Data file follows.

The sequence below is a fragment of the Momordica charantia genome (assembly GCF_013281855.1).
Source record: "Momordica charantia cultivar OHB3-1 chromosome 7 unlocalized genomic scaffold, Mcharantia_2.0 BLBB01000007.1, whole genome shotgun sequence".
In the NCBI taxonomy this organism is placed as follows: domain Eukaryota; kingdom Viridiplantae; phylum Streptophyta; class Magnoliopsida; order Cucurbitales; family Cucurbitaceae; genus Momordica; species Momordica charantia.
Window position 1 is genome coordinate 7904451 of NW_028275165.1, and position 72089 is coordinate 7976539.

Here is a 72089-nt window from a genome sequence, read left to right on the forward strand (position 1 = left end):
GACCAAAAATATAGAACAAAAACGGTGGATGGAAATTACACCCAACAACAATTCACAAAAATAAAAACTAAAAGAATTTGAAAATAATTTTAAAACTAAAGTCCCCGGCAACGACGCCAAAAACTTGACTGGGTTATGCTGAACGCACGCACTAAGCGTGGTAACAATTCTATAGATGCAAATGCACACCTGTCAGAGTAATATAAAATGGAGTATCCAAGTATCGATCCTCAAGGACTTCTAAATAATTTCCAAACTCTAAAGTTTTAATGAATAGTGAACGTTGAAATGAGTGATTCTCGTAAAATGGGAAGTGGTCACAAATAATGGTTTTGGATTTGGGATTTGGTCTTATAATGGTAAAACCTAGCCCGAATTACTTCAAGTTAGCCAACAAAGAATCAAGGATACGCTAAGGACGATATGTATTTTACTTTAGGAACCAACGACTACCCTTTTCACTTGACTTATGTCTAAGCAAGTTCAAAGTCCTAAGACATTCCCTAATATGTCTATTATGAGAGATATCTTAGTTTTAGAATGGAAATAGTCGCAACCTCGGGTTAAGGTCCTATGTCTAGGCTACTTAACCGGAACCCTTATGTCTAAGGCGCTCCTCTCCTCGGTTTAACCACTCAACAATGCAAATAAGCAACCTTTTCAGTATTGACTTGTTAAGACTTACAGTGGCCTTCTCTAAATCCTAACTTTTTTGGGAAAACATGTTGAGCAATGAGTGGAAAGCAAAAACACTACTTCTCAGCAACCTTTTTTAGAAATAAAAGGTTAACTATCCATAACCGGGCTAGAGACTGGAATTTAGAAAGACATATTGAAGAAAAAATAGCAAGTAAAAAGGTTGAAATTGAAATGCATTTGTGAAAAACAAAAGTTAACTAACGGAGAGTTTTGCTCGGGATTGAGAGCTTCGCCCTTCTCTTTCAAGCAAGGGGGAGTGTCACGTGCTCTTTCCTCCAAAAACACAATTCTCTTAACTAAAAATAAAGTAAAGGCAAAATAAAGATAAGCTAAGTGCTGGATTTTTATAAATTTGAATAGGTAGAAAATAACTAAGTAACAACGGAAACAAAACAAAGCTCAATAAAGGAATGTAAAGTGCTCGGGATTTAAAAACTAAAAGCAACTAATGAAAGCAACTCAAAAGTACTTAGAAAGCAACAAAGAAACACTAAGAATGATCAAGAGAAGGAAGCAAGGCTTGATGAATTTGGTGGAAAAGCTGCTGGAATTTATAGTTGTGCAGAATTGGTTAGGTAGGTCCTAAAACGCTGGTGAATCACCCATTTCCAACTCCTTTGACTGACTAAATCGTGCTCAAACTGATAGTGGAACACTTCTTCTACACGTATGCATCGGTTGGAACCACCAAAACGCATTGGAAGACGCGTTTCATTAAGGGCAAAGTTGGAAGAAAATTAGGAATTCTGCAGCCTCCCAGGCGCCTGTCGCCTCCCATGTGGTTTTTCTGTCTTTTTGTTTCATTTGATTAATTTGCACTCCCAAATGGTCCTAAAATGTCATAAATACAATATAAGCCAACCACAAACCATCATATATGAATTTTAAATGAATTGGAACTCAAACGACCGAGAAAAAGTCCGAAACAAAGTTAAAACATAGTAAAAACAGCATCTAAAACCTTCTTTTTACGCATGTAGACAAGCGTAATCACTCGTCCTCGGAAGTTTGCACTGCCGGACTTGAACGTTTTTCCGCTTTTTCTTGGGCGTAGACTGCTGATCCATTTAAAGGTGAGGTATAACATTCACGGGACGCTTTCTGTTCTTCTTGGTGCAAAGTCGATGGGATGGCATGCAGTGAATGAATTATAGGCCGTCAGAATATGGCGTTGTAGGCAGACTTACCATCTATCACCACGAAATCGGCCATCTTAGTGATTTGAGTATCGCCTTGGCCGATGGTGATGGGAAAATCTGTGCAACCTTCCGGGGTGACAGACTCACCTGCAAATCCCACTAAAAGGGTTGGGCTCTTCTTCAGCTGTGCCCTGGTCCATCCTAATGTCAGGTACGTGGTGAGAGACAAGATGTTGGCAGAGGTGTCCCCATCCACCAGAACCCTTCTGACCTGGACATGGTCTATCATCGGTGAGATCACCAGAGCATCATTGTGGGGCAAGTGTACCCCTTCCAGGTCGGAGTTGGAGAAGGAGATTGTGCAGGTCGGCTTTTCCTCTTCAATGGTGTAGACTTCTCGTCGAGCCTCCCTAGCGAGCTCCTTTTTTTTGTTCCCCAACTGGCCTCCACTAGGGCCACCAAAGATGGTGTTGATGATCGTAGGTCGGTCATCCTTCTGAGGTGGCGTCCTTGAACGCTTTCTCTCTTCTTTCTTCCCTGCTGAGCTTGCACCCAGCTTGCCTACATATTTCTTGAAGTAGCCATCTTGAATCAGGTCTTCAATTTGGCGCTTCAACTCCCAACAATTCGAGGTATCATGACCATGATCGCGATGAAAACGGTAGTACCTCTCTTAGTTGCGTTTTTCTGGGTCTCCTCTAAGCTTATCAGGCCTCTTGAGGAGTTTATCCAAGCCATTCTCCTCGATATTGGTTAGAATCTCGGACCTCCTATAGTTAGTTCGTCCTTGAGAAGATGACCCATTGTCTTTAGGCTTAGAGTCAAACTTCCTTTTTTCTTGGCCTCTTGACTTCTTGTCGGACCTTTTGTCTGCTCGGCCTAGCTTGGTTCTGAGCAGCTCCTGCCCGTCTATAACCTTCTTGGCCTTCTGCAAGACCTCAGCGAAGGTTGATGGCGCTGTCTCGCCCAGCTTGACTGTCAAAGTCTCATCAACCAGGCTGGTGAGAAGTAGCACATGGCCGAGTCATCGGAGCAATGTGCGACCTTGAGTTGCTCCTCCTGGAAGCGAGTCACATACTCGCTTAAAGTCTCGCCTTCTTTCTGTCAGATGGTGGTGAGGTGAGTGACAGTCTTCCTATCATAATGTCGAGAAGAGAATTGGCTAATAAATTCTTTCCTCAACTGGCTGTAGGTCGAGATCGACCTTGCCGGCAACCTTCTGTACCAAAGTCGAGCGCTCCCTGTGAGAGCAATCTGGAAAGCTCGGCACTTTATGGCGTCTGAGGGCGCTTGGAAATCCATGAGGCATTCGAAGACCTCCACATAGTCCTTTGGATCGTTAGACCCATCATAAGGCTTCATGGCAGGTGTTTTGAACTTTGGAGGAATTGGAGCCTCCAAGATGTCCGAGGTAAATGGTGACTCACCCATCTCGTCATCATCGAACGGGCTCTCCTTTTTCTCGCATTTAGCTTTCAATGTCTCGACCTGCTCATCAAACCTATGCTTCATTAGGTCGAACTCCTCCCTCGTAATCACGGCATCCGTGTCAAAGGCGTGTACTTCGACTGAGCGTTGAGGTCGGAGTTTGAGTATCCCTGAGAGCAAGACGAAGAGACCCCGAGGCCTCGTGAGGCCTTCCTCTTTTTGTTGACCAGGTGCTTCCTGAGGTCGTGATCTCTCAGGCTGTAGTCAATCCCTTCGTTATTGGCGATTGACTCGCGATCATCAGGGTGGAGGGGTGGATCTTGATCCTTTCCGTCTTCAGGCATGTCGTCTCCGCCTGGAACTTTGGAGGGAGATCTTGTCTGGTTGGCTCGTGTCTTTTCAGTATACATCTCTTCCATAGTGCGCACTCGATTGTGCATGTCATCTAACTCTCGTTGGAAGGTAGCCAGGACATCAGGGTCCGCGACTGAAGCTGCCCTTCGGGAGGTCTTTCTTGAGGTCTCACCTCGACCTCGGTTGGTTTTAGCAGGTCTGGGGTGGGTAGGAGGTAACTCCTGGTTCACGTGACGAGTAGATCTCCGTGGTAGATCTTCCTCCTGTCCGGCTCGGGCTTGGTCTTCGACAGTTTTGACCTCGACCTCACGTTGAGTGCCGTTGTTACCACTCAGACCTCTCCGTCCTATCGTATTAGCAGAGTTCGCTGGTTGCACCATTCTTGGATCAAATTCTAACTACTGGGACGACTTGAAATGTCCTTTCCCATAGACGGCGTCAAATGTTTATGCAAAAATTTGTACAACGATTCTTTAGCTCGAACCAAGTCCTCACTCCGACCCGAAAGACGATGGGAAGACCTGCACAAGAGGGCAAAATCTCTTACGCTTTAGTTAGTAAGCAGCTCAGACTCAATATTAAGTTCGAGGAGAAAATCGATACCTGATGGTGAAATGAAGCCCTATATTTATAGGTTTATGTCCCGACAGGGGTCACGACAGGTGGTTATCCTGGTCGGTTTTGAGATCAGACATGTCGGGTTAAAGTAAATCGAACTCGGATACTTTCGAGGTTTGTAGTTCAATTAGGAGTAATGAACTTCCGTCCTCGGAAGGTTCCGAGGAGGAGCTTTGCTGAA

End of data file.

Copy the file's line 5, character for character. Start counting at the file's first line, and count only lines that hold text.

Here is a 72089-nt window from a genome sequence, read left to right on the forward strand (position 1 = left end):